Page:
At their Capitol Park rally, a group of about 20 Cass Tech students and others involved with Sunrise Movement called on the Biden administration to declare a climate emergency, quickly transform the economy to one powered by clean energy instead of fossil fuels, decarbonize the nation and carry that out with green union jobs. 

The demands were interspersed with chants: “Biden, where’s your urgency? Declare a climate emergency!”

“The climate disaster affects us all on a daily basis,” Cass Tech’s Matin said into a megaphone. “We demand good paying jobs for everyone, and we need an end to fossil fuels that impact the environment.” 

Among the rally’s organizers was Adah Crandall, 17, who is from Oregon but is helping Sunrise Movement mobilize thousands of young people across the country and several hundred in Michigan. 

Sunrise Movement and other environmental groups have called on Biden to invoke the 1976 National Emergencies Act to give himself the power to order manufacturers to transition to and produce clean energy technology and place strict limits on oil production. 

While Biden has taken some steps, his administration has boosted fossil fuel production beyond Trump-era levels, and his lack of stronger action has left young people feeling “angry,” Matin said.

“Our president could be doing something for the climate, but instead, he is doing other terrible things and prioritizing a genocide,” she said, referencing the administration’s ongoing support for Israel’s invasion of Gaza that has killed 30,000 people, the majority of them women and children. “I don’t think young people are going to vote for him because he says he is the ‘climate president,’ but he is not doing anything.” 

Reda called the lack of meaningful climate action “irritating and upsetting.” 

“We have a good amount of supporters; we’re proposing laws, proposing policies, we’re protesting and fundraising, but the people who make the policy changes aren’t listening. No matter how many statistics we present, they don’t think the climate crisis is important,” she said.

“But that doesn’t mean we should stop – if anything, we should continue and keep poking them and try even more,” she added. 

The inaction serves as “fuel for change,” Ramsey added, but the issue partially lies in education or lack of it. 

None of those who spoke with Planet Detroit had learned much about the climate crisis and pollution in school, especially concerning local problems. 

Sunrise Movement and other resources for young climate activists

Each student came to learn about the issues through organizations outside of school or siblings and friends.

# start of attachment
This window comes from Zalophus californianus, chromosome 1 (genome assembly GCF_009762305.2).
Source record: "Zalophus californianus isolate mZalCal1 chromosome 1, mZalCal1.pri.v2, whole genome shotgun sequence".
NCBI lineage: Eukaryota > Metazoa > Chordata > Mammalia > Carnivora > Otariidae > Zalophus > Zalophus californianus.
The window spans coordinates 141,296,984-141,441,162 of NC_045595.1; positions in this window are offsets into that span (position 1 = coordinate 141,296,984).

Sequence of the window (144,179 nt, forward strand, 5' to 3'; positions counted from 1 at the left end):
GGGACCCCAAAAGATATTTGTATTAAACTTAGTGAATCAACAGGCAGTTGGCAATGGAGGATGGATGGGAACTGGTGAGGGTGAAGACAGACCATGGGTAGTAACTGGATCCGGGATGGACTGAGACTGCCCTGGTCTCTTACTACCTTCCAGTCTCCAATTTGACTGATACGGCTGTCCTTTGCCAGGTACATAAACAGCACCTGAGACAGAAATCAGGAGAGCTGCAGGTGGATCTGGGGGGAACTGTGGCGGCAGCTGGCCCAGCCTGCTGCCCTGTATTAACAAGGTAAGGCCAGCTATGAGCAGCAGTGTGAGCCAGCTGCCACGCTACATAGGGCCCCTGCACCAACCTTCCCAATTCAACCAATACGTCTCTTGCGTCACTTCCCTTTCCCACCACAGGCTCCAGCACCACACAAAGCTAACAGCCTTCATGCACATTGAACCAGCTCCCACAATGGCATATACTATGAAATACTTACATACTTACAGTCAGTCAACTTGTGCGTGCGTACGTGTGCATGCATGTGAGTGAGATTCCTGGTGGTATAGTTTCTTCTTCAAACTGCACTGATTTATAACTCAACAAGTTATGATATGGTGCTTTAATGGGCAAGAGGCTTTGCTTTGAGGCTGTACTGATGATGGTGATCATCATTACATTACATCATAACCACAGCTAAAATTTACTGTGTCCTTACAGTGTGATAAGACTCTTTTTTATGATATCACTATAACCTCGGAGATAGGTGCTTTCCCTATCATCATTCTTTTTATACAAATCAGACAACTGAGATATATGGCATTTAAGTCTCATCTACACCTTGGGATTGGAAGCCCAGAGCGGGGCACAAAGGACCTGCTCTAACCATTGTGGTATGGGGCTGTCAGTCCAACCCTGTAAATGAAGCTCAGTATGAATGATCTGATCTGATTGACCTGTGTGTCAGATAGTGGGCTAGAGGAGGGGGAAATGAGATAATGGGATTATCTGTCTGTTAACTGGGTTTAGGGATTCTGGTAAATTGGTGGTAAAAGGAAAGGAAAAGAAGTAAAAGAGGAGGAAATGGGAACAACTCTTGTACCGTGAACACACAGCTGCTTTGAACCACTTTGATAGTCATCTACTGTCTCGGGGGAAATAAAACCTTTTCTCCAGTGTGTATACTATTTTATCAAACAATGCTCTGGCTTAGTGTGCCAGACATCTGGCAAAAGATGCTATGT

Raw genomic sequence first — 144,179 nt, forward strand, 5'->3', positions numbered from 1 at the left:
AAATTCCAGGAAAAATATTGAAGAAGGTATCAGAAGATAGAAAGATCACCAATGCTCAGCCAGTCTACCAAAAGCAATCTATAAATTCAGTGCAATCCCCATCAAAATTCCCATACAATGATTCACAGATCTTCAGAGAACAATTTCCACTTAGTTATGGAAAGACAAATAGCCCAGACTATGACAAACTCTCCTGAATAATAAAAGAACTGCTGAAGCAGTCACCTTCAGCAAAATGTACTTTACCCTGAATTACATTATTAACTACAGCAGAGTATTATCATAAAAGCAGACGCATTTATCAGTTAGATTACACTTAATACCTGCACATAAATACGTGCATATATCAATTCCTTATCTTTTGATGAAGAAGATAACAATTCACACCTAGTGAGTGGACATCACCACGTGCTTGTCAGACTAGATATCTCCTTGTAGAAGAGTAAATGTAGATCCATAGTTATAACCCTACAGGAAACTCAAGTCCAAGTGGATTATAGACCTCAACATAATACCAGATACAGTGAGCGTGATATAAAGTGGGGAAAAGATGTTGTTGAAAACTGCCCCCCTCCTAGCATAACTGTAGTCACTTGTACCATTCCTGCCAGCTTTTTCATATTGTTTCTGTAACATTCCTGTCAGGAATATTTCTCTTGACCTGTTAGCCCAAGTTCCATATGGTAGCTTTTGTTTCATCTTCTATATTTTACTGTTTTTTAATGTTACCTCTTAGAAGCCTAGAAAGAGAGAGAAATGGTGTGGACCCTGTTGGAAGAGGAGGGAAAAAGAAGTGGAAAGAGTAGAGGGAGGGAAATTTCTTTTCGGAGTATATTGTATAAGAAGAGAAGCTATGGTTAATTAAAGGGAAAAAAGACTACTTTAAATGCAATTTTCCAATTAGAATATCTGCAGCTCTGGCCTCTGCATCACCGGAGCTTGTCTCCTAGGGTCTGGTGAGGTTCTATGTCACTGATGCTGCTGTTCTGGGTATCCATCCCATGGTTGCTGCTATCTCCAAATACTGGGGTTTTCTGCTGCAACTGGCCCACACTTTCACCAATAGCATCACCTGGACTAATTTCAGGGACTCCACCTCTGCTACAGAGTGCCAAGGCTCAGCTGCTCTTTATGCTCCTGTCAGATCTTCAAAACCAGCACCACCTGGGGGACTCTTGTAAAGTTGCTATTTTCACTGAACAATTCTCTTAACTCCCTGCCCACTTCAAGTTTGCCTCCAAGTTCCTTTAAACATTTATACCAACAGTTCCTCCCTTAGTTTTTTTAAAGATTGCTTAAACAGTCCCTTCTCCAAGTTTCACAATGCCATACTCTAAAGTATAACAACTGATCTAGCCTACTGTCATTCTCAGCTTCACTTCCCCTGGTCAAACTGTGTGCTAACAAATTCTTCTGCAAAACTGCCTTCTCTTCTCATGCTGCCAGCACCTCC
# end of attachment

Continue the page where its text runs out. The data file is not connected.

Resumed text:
“If you’re not searching for the information, then you are not going to find it,” Ramsey said. “A lot of people want to help but aren’t sure what to do, so Sunrise is a great place for information and organizing.” 

MSU x Cass Tech

Students from Michigan State University and Cass Technical High School joined the Sunrise Movement rally hosted in Capitol Park on February 19, 2024.

Anantharaman joined Sunrise Movement soon after a state in India where her dad’s family is from was hit with supposedly once-in-a-lifetime floods. 

“I remember feeling really hopeless and scared about the world at that time,” she said. “[With Sunrise Movement], I finally felt hopeful about the future – there was a better world that we could make out of it.”

The Sunrise Movement protest was part of a larger coordinated national effort with similar rallies in over 40 cities across the nation. It followed a Sunrise Movement sit-in at Biden’s campaign headquarters in which 21 young people were arrested.

Beyond Sunrise Movement, programs like Fight For Zero and Environmental Health Research To Action ( also work with kids, and some schools now have climate action clubs. 

Reda worked over the summer with EHRA and was inspired to develop a research project for her AP research class in which she aims to shed light on whether families living in highly polluted midwest areas have respiratory issues across generations. 

She said research is often focused on measuring air pollution and looking only at health issues among those who are exposed today, but examining a longer time period may tell an informative story, she said. 

“Is this a now-crisis, or has this been happening before?” she asked. She said she has gotten a small number of responses from people largely in southwest Detroit, and she is hoping to get more from a wider geographic area. (Her survey can be found here.)

“I am still young, and I don’t have the most resources, but hopefully, this will reach the right amount of people who will see that what is happening in southwest Detroit is an important health crisis that needs to be addressed,” she said. 

Like others, Reda is optimistic as more kids her age push for change. 

“I have hope for humanity,” she said.


This article first appeared at Planet Detroit.